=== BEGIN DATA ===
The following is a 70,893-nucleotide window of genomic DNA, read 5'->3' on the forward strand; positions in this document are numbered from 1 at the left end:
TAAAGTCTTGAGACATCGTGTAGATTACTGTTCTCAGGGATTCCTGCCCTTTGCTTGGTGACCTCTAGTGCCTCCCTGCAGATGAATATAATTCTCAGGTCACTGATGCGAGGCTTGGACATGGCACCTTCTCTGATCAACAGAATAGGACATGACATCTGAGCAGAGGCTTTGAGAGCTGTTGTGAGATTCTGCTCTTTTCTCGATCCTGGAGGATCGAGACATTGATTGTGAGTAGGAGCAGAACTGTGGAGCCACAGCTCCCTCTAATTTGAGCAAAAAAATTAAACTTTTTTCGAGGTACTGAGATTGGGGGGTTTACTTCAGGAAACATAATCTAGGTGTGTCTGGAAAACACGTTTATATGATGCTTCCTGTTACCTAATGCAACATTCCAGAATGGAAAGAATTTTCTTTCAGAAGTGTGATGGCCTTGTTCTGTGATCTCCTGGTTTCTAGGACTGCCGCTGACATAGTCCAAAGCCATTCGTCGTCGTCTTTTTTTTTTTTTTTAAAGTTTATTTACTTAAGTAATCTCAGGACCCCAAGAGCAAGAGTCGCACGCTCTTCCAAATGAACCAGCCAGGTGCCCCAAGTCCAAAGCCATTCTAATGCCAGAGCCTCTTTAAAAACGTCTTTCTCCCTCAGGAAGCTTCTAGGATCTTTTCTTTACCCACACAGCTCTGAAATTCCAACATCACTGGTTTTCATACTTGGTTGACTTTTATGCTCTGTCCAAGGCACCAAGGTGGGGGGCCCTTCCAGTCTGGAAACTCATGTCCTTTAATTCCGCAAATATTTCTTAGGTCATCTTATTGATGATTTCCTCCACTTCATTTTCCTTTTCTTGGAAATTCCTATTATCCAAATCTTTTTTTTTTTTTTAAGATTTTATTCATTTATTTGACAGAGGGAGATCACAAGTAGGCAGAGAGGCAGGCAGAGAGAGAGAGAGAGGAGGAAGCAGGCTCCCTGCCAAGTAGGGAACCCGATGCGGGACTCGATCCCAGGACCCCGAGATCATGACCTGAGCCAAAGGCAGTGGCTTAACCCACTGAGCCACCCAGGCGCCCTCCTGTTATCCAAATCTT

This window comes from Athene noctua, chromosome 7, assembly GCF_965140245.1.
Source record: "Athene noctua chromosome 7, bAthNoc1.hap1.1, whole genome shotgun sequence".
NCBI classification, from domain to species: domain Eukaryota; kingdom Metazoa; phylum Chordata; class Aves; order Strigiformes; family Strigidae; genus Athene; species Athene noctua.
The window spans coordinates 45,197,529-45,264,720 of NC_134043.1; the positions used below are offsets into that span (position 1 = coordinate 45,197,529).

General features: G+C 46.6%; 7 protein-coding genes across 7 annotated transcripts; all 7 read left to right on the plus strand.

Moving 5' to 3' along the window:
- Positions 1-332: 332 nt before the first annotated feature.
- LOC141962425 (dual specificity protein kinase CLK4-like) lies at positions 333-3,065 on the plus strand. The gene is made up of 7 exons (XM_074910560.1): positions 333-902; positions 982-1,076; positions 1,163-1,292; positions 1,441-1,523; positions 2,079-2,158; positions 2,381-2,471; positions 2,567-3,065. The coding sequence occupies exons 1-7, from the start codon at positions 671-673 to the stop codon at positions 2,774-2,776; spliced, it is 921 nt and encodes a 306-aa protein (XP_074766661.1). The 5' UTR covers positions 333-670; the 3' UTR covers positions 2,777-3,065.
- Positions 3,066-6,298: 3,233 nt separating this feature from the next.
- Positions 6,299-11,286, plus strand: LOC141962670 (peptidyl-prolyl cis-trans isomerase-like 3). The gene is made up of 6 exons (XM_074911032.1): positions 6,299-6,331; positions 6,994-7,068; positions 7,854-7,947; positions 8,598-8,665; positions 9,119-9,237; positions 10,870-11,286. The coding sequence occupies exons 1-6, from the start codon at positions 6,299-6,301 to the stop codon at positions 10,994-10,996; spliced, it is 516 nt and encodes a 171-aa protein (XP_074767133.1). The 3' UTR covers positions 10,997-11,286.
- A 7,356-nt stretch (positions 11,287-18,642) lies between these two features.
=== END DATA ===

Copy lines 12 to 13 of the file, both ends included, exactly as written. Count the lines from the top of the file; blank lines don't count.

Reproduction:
- Positions 6,299-11,286, plus strand: LOC141962670 (peptidyl-prolyl cis-trans isomerase-like 3). The gene is made up of 6 exons (XM_074911032.1): positions 6,299-6,331; positions 6,994-7,068; positions 7,854-7,947; positions 8,598-8,665; positions 9,119-9,237; positions 10,870-11,286. The coding sequence occupies exons 1-6, from the start codon at positions 6,299-6,301 to the stop codon at positions 10,994-10,996; spliced, it is 516 nt and encodes a 171-aa protein (XP_074767133.1). The 3' UTR covers positions 10,997-11,286.
- A 7,356-nt stretch (positions 11,287-18,642) lies between these two features.